OR

* Within a login-success hook (QuickBooks_Handlers::HOOK_LOGINSUCCESS) when using a flag to indicate records that need to be sent to QuickBooks. (e.g.: You have a flag in your 'customer' SQL table indicating whether or not it's been sent to QuickBooks, and when the Web Connector connects you do a “SELECT * FROM customer WHERE sent_to_quickbooks = FALSE” and call $Queue→enqueue() for those records).

OR

* Within an error handler when catching an error indicating something is not present in QuickBooks (e.g.: you do a CustomerQuery to try to find out if a customer already exists, if they don't you catch the 500 error code and then queue up a CustomerAdd with $Queue→enqueue(QUICKBOOKS_ADD_CUSTOMER, $ID);).

How can I tell the Web Connector to connect to QuickBooks, even if QuickBooks is not open?

You can tell the framework to connect to QuickBooks even if QuickBooks is not open by setting the 'qb_company_file' field in the 'quickbooks_user' SQL table to the full path of the company file. That means that for QuickBooks financial editions (i.e. Pro, Premier, Enterprise editions), you should be doing:

  • UPDATE quickbooks_user SET qb_company_file = 'C:\path\to\your\file.QBW' WHERE qb_username = 'your-web-connector-username'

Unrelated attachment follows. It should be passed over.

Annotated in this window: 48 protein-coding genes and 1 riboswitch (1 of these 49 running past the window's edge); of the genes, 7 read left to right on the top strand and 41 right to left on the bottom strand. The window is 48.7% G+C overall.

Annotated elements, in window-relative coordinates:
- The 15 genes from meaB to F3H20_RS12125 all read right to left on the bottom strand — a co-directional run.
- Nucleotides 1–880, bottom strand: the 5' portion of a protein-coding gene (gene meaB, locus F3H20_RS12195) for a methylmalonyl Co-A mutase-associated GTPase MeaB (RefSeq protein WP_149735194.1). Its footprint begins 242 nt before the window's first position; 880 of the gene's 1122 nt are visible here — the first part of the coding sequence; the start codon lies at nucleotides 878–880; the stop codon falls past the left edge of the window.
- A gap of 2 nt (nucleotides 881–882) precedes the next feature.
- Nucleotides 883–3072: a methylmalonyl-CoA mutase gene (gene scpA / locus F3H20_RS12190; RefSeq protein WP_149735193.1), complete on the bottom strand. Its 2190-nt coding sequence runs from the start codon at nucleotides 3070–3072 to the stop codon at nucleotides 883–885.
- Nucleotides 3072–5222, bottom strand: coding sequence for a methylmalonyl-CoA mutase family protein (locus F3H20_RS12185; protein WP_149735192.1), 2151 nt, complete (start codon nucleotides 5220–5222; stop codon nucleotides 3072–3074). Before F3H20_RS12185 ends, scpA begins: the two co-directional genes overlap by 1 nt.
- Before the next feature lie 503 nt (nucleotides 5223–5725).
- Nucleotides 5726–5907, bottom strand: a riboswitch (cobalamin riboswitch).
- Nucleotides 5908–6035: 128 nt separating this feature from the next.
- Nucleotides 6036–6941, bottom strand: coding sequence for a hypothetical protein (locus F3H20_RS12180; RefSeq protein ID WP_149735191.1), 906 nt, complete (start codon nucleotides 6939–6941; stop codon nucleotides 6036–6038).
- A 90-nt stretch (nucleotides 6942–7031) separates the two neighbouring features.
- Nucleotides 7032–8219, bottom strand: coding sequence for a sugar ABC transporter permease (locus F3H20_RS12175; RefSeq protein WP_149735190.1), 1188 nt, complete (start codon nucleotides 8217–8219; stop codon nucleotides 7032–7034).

And for QuickBooks Point-of-Sale, use the connection string (you can generate this using the QuickBooks 'POS SDK TEST' application included with the SDK if you don't know it already):

  • UPDATE quickbooks_user SET qb_company_file = 'Computer Name=QB-POS-SERVER;Company Data=My Company;Version=9' WHERE qb_username = 'your-web-connector-username'

You may also need to adjust the integrated application authorization preferences within QuickBooks to tell it to allow connections without prompting/even if QuickBooks is not open.

What if I want to use my own authentication scheme, and not your built-in authentication?

You can write your own custom authentication handlers like this:

1. Write your function

function your_function_name_here($username, $password)
{
   if (  the username and password are valid  )
   {
       return true;
   }
   
   return false;
}

2. Register it as the authentication handler:

$handler_options = array(
	'authenticate_dsn' => 'function://your_function_name_here', 
	);

What do the different status codes in the quickbooks_queue SQL table mean?

  • q ⇒ Queued up and waiting to be processed.
  • i ⇒ In progress (If you see this, and the Web Connector is *not* currently processing requests, then something probably went wrong and this request failed because you have a PHP error or a qbXML request that doesn't validate.).
  • s ⇒ Successfully processed.
  • e ⇒ An error occurred while processing this request.
  • h ⇒ An error occurred while processing this request, but an error handler handled the error successfully (note: QuickBooks will return an error code if you search for an object(s) and the object(s) is not found. Thus, if your code does searches, and then catches 500 or 1 error codes, you will see 'h' statuses. Thus, an 'h' status doesn't necessarily indicate a problem per se, it just indicates that QuickBooks threw an error and you caught it.)